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Found 6 results

  1. The tapered barrel of the FC Model 02 "Intrinsic" is an exceptionally clever piece of design: it ensures that the cap posts deeply and securely, and makes the pen very comfortable to write with. Mine is in black an cinamaroon, so I have no intention of eye-droppering it, which means I fill it via the converter. The tapered barrel, and the very tight tolerances, mean that the converter knob sits very close to the wall of the barrel. This is all, undoubtedly, a very good thingTM. However, my pen is clipless, so between note taking, I place it in the gutter of my notebook and, because I do not always do so as delicately as perhaps I should, I noticed that occassionally as I set the pen down I would hear the knob of the converter make a clacking sound as it hit the inside of the barrel. Everything about this pen attests to thoughtful design and execution: the fit and finish is exemplary. So the sound of something rattling as I set the pen down really began to grate... My solution? Simple. A spare o-ring from my Conid, and now the pen, no matter how heavily I set it down, is completely silent! I have refilled the pen a couple of times now, and the o-ring is not in the way when filling, it just sits there "quietly" doing its job. I'm not sure if anyone else has experienced this, but I thought I would share it in case they had.
  2. Hey everyone! After having my new fountain pen search derailed by southpaw I've been scouring the Franklin-Christoph website for hours looking into the variety of excellent pen options there. I need some help though. If you own a Franklin-Christoph pen could you help me out by: Telling me what model(s) you own and what color(s)Your favorite nib(s)Your experience with customer service (if any)Uploading a picture of your pen showing off the color(s) of itHow it performs on cheap and nice paperYour ink(s) of choiceI know it's a lot to ask but information seems to be a bit scarce on these pens, especially when it comes to the color options. Thanks!
  3. Hello Everyone, I recently received my F-C 02 Intrinsic in smoke and ice with a medium SIG grind, and I'm in love -- the nib, the design, and the finish have all made this easily my favorite pen to date. However, I've encountered an issue that I haven't seen discussed before: When filling the converter, ink is drawn up between the nib assembly and the section acrylic. This, in itself, is probably to be expected, and the finish definitely makes it more conspicuous than it otherwise would be. However, I did notice, after only my third fill, a slight bit of staining in this area. The culprit was Iroshizuku Shin Kai. This happened despite cleaning between fills. Now, no matter what I do, I can't seem to get rid of the light purple-blue hue of my virtually brand new section. I've definitely heard some warn against ED'ing these pens with Iroshizuku inks, but just filling the converter? Is the antique glass considerably easier to maintain and clean? I know I could try an ultrasonic cleaner or F-C's recommended ammonia/water solution, but it just seems too soon. Are the ultrasonic cleaners best for this finish? Any smoke and ice owners out there have any input or suggestions on how I might avoid this in the future? Are there certain inks which should be avoided even in converters? Thanks much in advance, all. I look forward to posting here more often!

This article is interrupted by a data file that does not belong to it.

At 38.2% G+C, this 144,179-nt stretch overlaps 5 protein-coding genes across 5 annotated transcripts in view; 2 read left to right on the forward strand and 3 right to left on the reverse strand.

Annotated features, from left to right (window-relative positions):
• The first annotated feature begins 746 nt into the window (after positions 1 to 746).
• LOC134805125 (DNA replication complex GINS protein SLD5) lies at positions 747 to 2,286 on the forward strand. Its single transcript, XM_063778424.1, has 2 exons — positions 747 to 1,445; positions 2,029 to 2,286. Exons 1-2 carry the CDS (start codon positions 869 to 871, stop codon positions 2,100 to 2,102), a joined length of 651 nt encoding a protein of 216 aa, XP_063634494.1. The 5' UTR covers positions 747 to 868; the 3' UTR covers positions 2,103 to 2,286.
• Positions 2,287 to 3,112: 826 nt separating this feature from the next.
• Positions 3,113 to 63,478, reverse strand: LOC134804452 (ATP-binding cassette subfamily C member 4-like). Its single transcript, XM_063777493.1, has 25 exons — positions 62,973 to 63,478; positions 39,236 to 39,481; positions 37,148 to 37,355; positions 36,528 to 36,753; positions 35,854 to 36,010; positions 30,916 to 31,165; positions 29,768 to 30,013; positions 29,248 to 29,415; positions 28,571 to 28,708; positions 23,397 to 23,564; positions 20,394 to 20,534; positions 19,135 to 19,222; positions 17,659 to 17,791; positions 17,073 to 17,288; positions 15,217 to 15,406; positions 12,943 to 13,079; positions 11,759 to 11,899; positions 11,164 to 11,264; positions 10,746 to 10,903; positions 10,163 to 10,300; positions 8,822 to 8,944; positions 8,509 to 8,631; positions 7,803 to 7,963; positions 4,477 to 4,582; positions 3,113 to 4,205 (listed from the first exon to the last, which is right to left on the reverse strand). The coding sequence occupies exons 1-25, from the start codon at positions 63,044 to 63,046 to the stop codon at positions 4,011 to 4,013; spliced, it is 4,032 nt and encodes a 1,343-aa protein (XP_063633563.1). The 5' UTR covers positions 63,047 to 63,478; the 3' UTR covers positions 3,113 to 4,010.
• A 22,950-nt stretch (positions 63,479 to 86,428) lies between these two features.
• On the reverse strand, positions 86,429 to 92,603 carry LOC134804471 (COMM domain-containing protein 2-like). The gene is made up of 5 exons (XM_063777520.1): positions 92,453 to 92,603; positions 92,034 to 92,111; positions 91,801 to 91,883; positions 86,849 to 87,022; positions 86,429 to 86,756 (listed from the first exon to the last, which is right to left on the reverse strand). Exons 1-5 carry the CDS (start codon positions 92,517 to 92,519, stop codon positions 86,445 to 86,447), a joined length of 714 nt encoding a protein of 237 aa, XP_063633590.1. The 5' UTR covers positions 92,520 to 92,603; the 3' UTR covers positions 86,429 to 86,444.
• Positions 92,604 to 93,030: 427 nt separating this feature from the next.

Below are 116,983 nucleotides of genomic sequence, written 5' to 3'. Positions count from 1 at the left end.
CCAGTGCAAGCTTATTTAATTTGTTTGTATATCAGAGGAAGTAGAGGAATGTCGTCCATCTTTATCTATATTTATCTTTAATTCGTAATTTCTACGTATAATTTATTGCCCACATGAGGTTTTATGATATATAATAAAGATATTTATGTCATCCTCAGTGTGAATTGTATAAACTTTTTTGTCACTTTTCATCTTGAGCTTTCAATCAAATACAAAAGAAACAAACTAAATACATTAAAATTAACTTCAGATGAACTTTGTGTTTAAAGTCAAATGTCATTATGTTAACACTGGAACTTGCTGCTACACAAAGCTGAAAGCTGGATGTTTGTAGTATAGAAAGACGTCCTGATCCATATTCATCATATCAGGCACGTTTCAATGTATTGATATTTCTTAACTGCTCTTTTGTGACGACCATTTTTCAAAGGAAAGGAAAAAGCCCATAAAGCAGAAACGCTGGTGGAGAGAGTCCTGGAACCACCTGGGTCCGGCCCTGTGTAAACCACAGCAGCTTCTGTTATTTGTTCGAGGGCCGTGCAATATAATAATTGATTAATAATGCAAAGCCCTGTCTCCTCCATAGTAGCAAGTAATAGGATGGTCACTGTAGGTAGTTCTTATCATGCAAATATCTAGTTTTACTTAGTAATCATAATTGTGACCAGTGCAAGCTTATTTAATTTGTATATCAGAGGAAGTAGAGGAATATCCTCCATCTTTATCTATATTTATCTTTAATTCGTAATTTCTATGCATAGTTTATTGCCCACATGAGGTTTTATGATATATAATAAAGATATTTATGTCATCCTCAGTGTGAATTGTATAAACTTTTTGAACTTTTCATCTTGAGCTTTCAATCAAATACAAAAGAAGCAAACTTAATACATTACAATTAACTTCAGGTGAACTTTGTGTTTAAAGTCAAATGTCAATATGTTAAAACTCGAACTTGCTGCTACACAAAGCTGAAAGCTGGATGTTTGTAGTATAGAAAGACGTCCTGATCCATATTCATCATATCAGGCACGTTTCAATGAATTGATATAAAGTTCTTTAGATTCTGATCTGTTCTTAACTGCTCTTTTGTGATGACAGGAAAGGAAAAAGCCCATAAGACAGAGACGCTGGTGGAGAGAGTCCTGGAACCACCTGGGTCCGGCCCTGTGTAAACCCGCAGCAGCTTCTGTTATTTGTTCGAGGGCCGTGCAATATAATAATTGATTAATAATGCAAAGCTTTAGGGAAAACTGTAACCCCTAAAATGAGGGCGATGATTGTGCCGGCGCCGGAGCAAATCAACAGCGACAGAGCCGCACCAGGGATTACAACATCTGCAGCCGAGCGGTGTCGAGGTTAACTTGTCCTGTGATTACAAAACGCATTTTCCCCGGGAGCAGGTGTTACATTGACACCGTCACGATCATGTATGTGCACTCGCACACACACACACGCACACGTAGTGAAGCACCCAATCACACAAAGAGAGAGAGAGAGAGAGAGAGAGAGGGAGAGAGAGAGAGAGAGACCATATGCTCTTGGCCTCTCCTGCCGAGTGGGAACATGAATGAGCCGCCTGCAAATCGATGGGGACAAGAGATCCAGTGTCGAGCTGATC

4. I'm thrilled that I'll soon have my first Franklin Christoph. I jumped on the Model 02 in antique glass when the opportunity came up a few months ago. I received an email that my pen is ready. I'm likely going with the Masuyama HPS CI - M, or possibly the HPS SIG - F. If you have pics to support your opinion, all the better..... Your input is needed! Quickly, please: Clip or no clip?